According to The Sikh Coalition, it’s mandatory for followers of Sikhism to wear a turban in public, as it’s a symbol of “love and obedience to the wishes of the founders of their faith.”
“What was the point in taking me to the private room,” Singh asked on Twitter, slamming the TSA for not accommodating his request for a mirror after he “cooperated” with their search.
Singh continued to say he knows Sikh men who travel without their turbans out of fear, but he’ll continue to wear his.
Several Twitter users spoke out to support Singh, and criticized TSA for their behaviour.
“Anti-blackness has soaked through our minds and practices as the same systems that oppress and harm Black communities also oppress and harm ours, while working overtime to divide and conquer us. We recognize that while our Brown familias are also murdered by the police, that the context of our oppression is very different from that of Black people, and that our freedom depends on Black liberation. Unlearning anti-Blackness and relearning the praxis of of liberation is part of our process as Brown people to decolonize ourselves, our minds, and our communities in order to collectively heal from and resist the racial regimes that violate the dignity and humanity of our Black comrades.” -Monica Trinidad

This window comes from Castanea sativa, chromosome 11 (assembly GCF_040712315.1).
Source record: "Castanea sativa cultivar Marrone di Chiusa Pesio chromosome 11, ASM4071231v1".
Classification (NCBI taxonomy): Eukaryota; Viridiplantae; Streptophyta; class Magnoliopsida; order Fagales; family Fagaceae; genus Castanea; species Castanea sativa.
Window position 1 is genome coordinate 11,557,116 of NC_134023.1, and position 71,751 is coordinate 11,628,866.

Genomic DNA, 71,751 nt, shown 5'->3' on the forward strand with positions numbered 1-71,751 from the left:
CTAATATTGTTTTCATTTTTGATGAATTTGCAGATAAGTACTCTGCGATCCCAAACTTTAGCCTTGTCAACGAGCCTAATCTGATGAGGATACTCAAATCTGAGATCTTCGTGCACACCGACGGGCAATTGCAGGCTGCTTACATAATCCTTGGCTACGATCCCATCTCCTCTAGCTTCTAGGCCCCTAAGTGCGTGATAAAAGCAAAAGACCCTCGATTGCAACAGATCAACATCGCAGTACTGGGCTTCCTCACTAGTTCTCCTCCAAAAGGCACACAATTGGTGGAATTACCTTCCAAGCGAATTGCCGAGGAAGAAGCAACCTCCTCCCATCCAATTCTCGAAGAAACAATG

“Punjabi Jutti is a type of footwear common in North India and neighboring regions. They are traditionally made up of leather and with extensive embroidery, in real gold and silver thread in olden days. Even with changing times juttis have remained part of ceremonial attire, especially at weddings, the unembellished juttis are used for everyday use for both men and women in most of Punjab.”